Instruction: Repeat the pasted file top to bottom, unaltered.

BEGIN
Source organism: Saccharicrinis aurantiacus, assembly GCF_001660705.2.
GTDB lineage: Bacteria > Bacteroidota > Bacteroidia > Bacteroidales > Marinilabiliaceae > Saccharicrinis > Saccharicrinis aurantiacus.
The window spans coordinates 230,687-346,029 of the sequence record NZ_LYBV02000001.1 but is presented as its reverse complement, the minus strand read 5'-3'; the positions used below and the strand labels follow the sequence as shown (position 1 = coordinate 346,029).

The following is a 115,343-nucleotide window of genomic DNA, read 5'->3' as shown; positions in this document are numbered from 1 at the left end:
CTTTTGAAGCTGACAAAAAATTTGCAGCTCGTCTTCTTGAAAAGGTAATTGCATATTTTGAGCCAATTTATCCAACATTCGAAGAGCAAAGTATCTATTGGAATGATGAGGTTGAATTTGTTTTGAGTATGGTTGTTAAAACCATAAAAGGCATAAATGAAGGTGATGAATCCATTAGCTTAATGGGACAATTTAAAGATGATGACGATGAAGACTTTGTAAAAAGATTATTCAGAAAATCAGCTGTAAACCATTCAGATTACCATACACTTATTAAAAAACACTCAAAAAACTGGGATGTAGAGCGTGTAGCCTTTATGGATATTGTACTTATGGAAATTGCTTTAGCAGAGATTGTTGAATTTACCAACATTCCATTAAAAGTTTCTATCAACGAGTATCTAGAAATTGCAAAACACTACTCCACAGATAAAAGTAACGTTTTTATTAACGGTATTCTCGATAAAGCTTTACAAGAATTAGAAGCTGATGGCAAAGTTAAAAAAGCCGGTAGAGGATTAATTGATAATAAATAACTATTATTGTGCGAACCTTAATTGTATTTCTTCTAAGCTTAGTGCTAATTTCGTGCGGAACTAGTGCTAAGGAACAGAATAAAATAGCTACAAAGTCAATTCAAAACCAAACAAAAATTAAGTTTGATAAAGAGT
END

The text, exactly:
Source organism: Saccharicrinis aurantiacus, assembly GCF_001660705.2.
GTDB lineage: Bacteria > Bacteroidota > Bacteroidia > Bacteroidales > Marinilabiliaceae > Saccharicrinis > Saccharicrinis aurantiacus.
The window spans coordinates 230,687-346,029 of the sequence record NZ_LYBV02000001.1 but is presented as its reverse complement, the minus strand read 5'-3'; the positions used below and the strand labels follow the sequence as shown (position 1 = coordinate 346,029).

The following is a 115,343-nucleotide window of genomic DNA, read 5'->3' as shown; positions in this document are numbered from 1 at the left end:
CTTTTGAAGCTGACAAAAAATTTGCAGCTCGTCTTCTTGAAAAGGTAATTGCATATTTTGAGCCAATTTATCCAACATTCGAAGAGCAAAGTATCTATTGGAATGATGAGGTTGAATTTGTTTTGAGTATGGTTGTTAAAACCATAAAAGGCATAAATGAAGGTGATGAATCCATTAGCTTAATGGGACAATTTAAAGATGATGACGATGAAGACTTTGTAAAAAGATTATTCAGAAAATCAGCTGTAAACCATTCAGATTACCATACACTTATTAAAAAACACTCAAAAAACTGGGATGTAGAGCGTGTAGCCTTTATGGATATTGTACTTATGGAAATTGCTTTAGCAGAGATTGTTGAATTTACCAACATTCCATTAAAAGTTTCTATCAACGAGTATCTAGAAATTGCAAAACACTACTCCACAGATAAAAGTAACGTTTTTATTAACGGTATTCTCGATAAAGCTTTACAAGAATTAGAAGCTGATGGCAAAGTTAAAAAAGCCGGTAGAGGATTAATTGATAATAAATAACTATTATTGTGCGAACCTTAATTGTATTTCTTCTAAGCTTAGTGCTAATTTCGTGCGGAACTAGTGCTAAGGAACAGAATAAAATAGCTACAAAGTCAATTCAAAACCAAACAAAAATTAAGTTTGATAAAGAGT